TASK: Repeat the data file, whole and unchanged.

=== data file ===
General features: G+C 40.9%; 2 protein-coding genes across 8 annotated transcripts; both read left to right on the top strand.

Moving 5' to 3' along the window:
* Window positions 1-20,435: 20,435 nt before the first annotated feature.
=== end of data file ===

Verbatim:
General features: G+C 40.9%; 2 protein-coding genes across 8 annotated transcripts; both read left to right on the top strand.

Moving 5' to 3' along the window:
* Window positions 1-20,435: 20,435 nt before the first annotated feature.